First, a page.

Sime Darby expects CPO prices to remain elevated in next 6 months

Company views the prolonged increase in CPO prices as not sustainable in the long run, as it would lead to a sales decline

by ASILA JALIL / Pic by BLOOMBERG

SIME Darby Plantation Bhd (SDP) projects crude palm oil (CPO) prices to hover between RM4,000 and RM4,700 per tonne in the next six months, as demand exceeds supply.

Sime Darby Oils Sdn Bhd MD Mohd Haris Mohd Arshad said interests in CPO as investable assets would also keep CPO prices elevated, besides the supply and demand factor.

However, the company views the prolonged increase in CPO prices as not sustainable in the long run, as it would lead to a sales decline.

“Customers are holding back and, in some instances, they are not able to buy as much as they used to in the past,” Mohd Haris said during the group’s virtual press briefing on its latest financial results yesterday.

In the longer term, he said the price is expected to range between RM3,000 and RM3,500 per tonne due to better crop output from the northern and southern hemispheres next year.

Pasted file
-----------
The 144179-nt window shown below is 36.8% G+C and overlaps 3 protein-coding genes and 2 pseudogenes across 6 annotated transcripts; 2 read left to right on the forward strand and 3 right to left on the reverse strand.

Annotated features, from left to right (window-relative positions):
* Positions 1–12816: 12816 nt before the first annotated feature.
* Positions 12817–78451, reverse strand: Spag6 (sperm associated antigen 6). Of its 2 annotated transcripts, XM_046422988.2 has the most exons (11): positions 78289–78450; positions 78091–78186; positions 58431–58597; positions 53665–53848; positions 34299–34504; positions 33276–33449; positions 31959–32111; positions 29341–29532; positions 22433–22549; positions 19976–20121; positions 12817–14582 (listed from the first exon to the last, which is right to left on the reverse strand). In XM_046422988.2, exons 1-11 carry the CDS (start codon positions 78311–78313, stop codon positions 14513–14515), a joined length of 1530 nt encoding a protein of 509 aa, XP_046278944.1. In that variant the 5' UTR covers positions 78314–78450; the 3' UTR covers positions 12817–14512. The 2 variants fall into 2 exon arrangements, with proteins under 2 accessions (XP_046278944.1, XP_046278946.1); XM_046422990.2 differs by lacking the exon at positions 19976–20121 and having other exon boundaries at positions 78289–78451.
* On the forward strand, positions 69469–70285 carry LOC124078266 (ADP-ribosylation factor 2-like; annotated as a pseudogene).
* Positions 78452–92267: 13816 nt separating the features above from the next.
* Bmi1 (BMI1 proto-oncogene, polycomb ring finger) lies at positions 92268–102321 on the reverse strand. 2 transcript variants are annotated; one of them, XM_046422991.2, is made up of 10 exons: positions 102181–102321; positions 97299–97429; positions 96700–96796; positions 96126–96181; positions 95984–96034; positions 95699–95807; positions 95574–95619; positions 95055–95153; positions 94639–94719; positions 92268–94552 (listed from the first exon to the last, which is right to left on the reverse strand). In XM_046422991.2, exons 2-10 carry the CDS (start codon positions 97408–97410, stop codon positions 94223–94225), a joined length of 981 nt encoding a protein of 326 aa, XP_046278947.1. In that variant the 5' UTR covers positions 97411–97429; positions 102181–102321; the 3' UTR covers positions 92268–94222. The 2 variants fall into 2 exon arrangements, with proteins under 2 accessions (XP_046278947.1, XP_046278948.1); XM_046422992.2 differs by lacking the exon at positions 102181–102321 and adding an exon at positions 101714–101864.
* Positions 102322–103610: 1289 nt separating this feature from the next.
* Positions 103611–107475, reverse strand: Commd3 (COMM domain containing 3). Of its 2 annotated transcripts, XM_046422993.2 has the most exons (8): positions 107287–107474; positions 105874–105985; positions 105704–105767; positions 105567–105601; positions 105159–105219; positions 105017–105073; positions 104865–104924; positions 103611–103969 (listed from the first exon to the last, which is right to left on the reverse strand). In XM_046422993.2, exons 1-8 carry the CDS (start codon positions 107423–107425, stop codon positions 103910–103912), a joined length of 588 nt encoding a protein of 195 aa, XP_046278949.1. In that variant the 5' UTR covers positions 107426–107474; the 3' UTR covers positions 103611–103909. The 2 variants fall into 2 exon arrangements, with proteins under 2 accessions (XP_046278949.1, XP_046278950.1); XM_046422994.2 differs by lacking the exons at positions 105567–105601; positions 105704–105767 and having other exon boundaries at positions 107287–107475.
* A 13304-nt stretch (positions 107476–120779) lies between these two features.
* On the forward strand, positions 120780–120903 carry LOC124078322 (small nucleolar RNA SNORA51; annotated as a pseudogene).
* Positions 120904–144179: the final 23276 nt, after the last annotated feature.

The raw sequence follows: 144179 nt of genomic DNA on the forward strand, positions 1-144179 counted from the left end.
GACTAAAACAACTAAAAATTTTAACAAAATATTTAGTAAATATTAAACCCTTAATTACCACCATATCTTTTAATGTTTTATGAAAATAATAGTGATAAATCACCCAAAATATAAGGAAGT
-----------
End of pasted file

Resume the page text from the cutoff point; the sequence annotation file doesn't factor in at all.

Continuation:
SDP’s net profit jumped 63.2% year-onyear (YoY) to RM617 million for its second quarter ended June 30, 2021 (2Q21), compared to RM378 last year, attributable to higher realised CPO and palm kernel prices, and an increase in fresh fruit bunch production.

Its 2Q21 revenue rose 37.2% YoY to RM4.41 billion from RM3.22 billion a year ago.

For its first half of the year (1H21), SDP recorded a net profit of RM1.18 billion, up 39.4% YoY from RM846 million, while revenue rose 29.1% YoY to RM8.08 billion from RM6.26 billion previously.

Its pretax profit for the upstream segment more than doubled to RM1.33 billion in 1H21, compared to RM604 million last year, due to high realised CPO and palm kernel oil prices, which averaged at RM3,422 and RM2,312 per metric tonne respectively.

SDP declared an interim dividend of 7.9 sen per share for the financial year ending Dec 31, 2021, payable on Nov 12.

Group MD Mohamad Helmy Othman Basha said the labour shortage caused by the pandemic would have a major impact on its production in Malaysia this year.

“For Malaysia, we are going to register a deficit compared to what we had registered for 2020.

“But Malaysia only accounts for 50% of our total production. Another 50% comes from Indonesia and Papua New Guinea,” he said.

On the labour practice assessment by Impactt Ltd, he said movement restrictions had halted the progress as evaluations could not be done in East Malaysia.

The plantation company had previously received a Withhold Release Order by the US Customs and Border Protection in December over allegations of forced labour.

Mohamad Helmy said the group is also ramping up automation efforts to reduce its reliance on foreign workers.